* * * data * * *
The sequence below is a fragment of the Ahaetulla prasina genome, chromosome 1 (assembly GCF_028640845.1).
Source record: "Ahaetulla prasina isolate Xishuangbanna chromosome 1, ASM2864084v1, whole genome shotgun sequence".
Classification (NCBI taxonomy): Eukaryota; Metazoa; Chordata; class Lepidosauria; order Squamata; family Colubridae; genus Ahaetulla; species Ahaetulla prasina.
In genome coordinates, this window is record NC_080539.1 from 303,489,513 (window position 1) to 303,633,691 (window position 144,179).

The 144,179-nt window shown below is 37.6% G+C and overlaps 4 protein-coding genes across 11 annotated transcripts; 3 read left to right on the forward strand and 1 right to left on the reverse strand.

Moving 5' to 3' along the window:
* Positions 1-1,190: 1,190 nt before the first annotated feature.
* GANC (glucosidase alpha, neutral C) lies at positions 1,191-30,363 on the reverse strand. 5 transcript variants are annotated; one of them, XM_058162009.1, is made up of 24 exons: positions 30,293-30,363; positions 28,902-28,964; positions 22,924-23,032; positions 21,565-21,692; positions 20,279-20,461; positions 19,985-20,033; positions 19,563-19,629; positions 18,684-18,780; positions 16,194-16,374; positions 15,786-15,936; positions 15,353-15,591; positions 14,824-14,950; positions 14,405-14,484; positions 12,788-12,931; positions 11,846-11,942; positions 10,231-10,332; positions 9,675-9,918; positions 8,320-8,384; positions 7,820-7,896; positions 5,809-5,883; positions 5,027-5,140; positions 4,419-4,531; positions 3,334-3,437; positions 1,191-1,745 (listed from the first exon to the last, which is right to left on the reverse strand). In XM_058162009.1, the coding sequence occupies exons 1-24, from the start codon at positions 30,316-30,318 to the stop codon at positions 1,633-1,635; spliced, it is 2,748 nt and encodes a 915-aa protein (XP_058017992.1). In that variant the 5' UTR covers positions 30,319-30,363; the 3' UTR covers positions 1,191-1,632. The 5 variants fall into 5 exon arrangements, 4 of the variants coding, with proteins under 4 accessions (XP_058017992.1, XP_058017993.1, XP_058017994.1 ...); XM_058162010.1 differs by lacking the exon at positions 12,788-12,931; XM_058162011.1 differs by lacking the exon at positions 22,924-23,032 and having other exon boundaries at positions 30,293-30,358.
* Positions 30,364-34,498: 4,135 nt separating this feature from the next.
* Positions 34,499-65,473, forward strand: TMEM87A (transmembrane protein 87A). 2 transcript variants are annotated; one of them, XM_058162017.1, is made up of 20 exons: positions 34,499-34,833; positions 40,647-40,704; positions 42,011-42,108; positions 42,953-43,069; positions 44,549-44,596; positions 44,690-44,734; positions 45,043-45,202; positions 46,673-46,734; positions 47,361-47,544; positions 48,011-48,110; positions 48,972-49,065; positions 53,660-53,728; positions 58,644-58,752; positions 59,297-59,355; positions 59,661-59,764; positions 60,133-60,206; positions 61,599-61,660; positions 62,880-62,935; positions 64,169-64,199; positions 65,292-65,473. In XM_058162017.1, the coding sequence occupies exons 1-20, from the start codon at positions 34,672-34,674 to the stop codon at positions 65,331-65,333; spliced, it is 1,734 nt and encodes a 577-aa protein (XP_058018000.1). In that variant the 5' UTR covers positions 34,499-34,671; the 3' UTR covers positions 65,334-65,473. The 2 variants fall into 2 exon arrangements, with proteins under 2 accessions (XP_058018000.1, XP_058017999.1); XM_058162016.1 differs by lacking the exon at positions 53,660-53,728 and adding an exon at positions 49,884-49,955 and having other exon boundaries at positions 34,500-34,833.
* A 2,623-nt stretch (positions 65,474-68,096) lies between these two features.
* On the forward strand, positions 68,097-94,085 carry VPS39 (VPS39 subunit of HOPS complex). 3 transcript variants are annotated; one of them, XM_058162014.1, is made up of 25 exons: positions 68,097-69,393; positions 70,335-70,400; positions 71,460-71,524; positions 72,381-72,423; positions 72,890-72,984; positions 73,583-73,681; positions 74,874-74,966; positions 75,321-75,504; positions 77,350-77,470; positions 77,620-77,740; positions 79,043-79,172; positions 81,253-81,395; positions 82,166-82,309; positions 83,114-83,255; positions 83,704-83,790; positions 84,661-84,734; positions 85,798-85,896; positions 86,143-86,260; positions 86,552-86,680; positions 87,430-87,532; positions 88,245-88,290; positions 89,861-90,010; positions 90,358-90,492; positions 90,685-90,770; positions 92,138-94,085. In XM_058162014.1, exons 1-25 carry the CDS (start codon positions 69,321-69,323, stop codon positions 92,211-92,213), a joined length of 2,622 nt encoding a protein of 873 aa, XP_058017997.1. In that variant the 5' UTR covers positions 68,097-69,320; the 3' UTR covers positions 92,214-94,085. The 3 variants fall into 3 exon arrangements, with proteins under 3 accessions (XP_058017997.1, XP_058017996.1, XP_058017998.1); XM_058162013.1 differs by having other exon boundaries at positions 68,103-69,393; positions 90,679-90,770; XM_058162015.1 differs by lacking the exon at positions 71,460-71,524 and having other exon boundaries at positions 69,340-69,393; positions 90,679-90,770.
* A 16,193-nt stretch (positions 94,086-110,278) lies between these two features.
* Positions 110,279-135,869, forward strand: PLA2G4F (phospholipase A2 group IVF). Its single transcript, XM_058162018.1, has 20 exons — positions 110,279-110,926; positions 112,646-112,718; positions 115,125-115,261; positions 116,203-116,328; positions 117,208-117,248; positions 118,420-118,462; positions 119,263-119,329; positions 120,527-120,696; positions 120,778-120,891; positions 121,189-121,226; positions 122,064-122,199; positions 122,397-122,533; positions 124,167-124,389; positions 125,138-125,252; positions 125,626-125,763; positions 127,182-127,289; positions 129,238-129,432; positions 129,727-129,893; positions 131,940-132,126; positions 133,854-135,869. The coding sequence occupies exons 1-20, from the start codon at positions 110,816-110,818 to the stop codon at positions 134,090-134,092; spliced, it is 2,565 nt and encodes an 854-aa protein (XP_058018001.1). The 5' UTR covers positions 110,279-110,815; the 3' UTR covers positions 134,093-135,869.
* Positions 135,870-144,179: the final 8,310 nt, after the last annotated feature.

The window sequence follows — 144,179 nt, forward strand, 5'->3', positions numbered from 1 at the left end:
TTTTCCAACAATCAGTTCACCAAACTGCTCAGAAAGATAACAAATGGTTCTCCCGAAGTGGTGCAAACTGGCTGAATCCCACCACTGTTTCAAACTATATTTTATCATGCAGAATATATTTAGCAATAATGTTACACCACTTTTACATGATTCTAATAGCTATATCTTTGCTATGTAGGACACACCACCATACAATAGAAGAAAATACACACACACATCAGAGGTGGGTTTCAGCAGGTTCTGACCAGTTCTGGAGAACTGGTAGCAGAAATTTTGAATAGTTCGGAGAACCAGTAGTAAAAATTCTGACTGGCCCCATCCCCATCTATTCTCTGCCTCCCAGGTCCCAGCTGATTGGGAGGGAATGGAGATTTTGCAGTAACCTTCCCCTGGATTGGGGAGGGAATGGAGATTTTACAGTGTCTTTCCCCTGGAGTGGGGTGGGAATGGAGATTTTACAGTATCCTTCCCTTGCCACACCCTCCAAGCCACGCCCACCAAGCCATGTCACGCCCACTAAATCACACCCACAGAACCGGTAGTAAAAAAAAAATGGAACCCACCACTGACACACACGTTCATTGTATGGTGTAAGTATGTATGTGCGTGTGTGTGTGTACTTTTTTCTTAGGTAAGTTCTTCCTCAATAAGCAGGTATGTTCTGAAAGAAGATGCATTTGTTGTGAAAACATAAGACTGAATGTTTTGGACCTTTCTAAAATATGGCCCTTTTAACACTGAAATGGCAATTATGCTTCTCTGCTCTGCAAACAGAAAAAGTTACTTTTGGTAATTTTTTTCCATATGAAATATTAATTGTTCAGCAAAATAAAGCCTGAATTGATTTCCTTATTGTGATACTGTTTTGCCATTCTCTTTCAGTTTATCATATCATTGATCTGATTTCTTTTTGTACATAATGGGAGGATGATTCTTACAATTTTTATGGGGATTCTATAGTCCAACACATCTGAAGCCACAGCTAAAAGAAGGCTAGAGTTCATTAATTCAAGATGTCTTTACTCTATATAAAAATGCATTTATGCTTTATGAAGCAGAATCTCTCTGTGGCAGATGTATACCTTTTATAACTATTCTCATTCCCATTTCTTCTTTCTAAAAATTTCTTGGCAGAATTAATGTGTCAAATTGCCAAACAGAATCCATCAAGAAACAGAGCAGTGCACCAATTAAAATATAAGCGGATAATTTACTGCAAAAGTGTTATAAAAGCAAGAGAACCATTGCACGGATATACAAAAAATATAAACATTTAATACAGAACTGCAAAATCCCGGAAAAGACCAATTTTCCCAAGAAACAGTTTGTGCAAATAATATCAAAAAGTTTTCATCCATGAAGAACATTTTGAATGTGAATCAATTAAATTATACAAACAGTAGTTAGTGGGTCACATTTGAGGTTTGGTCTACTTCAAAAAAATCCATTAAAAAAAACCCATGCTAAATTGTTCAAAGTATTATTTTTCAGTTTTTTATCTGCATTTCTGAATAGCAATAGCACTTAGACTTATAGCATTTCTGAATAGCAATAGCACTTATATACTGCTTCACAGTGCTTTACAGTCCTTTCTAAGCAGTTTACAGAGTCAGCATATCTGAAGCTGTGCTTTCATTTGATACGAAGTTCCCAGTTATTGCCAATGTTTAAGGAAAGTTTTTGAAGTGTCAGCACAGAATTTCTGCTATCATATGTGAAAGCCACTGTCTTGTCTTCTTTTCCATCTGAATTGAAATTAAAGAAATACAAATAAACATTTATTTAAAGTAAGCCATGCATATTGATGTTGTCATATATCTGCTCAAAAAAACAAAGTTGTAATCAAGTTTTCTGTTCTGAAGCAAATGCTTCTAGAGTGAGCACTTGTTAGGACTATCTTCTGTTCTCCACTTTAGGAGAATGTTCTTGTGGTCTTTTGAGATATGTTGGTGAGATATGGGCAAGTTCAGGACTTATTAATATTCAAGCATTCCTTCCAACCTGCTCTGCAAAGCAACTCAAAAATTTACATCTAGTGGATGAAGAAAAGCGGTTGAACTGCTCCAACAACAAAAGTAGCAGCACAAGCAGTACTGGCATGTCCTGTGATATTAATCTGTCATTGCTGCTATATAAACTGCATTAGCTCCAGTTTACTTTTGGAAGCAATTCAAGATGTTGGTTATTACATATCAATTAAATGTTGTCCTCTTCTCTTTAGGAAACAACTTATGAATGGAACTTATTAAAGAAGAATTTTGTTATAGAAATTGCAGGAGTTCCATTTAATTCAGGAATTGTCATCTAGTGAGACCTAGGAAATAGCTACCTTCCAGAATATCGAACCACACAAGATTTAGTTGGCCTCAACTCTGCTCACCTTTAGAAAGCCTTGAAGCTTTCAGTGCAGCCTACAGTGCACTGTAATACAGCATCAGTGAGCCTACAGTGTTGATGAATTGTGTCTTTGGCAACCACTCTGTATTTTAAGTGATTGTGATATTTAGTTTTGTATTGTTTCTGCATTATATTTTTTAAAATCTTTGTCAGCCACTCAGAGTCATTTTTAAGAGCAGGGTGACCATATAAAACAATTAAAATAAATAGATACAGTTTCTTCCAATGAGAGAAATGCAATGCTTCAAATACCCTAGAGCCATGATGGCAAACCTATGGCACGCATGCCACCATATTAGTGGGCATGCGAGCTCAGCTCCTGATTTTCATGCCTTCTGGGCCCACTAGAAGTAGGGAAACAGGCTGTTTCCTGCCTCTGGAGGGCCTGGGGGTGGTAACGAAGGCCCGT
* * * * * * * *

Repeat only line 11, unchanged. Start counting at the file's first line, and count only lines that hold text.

* A 2,623-nt stretch (positions 65,474-68,096) lies between these two features.